Another reason for a misleading headline is as a tool to influence the audience without using outright falsehood. Many biased sites/organizations have two seemingly conflicting goals. The first is to push a specific narrative onto their audience and shape their beliefs. The second is to still retain some credibility as source of true information. Or at least plausible deniability. Misleading headlines sitting atop factually correct stories allow a site to achieve both goals: the headlines allow them to mislead their targets while the factually correct stories allow them to counter criticism and claim they are doing truthful reporting. That is, if someone calls them out on their headline, they can appeal to the content of the article and insist they are not lying. The writers and editors might even have moral qualms about lying outright but be willing to achieve their goals with misleading headlines—that is, misleading without technically lying.
The second aspect of headlining is when a reader is influenced to believe what the misleading headline is intended to imply—that is, they have been tricked into believing an untrue interpretation of the headline. For example, a person seeing the headline “President admits activity was criminal in nature” used by a site hostile to the president might interpret it as “president admits he committed a crime” and rush to Facebook to post about it. In truth, the president might have just agreed when asked if some crime done by a foreign leader was a crime. In this case the person is a victim of deceit—they believe the news source (which can be reliable in terms of the content it provides in the articles) but have been misled by the headline. This is different from believing an outright lie—a misleading headline is not a complete fabrication and it sits atop content that is not entirely untrue.
In such a case, the person is making three mistakes. The first is interpreting the headline in the misleading way without considering other plausible interpretations—which is likely to involve the influence of their own biases. The second is not reading the actual article to see the content. The third is not being critical of the claim and applying the rational methods of claim assessment. The defense against falling for misleading headlines involves avoiding those three errors.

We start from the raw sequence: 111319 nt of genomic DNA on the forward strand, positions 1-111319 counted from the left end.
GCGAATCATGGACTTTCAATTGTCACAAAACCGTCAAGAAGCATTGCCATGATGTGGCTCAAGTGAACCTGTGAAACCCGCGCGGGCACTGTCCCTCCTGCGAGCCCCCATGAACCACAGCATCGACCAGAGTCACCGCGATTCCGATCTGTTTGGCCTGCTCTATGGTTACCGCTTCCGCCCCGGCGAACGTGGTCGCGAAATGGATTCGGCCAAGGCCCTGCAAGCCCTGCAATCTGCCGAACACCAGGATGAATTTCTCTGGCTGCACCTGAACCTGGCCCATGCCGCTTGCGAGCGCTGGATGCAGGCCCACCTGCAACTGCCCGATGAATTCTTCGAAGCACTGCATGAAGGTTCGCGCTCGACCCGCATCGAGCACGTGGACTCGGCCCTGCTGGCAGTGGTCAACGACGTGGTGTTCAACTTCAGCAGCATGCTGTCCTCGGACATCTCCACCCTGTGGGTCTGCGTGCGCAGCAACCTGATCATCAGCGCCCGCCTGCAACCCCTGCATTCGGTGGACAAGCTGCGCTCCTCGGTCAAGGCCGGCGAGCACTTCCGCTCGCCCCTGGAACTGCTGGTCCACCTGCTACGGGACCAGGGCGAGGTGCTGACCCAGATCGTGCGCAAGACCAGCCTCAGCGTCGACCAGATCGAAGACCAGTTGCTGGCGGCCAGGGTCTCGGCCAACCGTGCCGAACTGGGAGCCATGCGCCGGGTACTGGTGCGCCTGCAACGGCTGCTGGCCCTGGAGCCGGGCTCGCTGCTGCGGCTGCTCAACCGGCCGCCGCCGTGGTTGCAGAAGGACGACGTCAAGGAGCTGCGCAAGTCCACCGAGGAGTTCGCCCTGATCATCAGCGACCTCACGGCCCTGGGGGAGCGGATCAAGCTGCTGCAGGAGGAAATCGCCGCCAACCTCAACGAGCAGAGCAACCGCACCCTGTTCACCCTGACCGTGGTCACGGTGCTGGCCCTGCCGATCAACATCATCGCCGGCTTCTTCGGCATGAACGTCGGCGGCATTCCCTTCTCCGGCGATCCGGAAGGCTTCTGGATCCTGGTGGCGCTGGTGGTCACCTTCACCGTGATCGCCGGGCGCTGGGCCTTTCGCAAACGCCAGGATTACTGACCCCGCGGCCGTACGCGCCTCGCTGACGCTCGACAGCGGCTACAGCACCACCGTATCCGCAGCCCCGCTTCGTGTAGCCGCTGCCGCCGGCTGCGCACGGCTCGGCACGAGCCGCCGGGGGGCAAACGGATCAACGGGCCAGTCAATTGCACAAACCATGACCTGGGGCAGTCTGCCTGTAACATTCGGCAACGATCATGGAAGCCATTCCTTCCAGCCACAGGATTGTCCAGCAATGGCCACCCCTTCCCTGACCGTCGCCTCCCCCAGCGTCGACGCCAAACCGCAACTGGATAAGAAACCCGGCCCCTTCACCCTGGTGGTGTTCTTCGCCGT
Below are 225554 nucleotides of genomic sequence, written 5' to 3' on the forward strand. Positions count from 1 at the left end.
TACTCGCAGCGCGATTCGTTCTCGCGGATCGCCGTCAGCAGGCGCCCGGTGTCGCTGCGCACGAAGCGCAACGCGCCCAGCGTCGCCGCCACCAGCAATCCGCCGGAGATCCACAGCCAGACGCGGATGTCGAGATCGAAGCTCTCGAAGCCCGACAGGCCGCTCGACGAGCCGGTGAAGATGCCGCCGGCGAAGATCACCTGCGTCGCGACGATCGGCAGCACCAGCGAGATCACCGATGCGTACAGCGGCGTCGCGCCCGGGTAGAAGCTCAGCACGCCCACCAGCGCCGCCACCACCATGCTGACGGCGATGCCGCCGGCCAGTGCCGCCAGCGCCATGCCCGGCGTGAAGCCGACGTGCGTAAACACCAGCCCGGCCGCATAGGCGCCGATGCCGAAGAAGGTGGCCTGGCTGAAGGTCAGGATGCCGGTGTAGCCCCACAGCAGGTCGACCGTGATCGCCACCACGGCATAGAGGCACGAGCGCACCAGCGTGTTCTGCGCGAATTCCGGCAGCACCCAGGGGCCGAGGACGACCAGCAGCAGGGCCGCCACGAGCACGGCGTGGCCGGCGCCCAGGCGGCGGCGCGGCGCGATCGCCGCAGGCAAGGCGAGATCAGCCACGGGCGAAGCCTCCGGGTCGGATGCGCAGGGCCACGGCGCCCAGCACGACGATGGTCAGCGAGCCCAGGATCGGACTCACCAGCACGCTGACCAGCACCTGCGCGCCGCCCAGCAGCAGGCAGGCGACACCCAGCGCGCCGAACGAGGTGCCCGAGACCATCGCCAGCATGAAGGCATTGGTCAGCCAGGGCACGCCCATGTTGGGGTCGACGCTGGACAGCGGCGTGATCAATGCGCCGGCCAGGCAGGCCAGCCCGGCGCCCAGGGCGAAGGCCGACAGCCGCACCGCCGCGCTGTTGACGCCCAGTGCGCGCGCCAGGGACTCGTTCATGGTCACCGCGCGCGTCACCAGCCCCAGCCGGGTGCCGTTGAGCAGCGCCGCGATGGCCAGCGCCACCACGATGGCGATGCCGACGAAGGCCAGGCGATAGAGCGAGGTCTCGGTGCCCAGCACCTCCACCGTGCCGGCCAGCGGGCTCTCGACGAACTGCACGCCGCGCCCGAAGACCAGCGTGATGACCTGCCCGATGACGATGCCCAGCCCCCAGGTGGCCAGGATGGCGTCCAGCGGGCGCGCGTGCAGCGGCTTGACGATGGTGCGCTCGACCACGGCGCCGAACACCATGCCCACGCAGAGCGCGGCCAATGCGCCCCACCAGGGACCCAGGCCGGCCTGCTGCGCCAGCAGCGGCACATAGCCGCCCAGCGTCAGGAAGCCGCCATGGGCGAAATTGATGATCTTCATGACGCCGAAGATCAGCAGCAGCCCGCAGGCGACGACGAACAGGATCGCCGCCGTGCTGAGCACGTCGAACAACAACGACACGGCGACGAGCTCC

The third aspect of headlining is intentional misuse of misleading headlines. This occurs when the person is aware that the headline is misleading, but they make use of it for their own purposes, often by posting the article on social media with their preferred interpretation of the headline. For example, a person who loathes the president might know that the “President admits activity was criminal in nature” headline is a misleading statement about the president agreeing that a foreign leader committed a crime. But they might post a link to the article while making some claim about the president’s guilt in or association with a criminal activity in the hope that others will be misled.
A person might even go so far as to construct an entire argument or even a YouTube video based on intentionally misinterpreting headlines that are admittedly somewhat subject. Such people might be called out for this by someone one YouTube. People can, of course, also simply lie about the content of an article and use that to make their straw man argument—which would be a fallacy of that name.
A defense against this tactic has three parts. The first is questioning the interpretation and considering other plausible interpretations. The second is to read the actual article to see the content. The third is being critical of the claims made and applying the rational methods of claim assessment.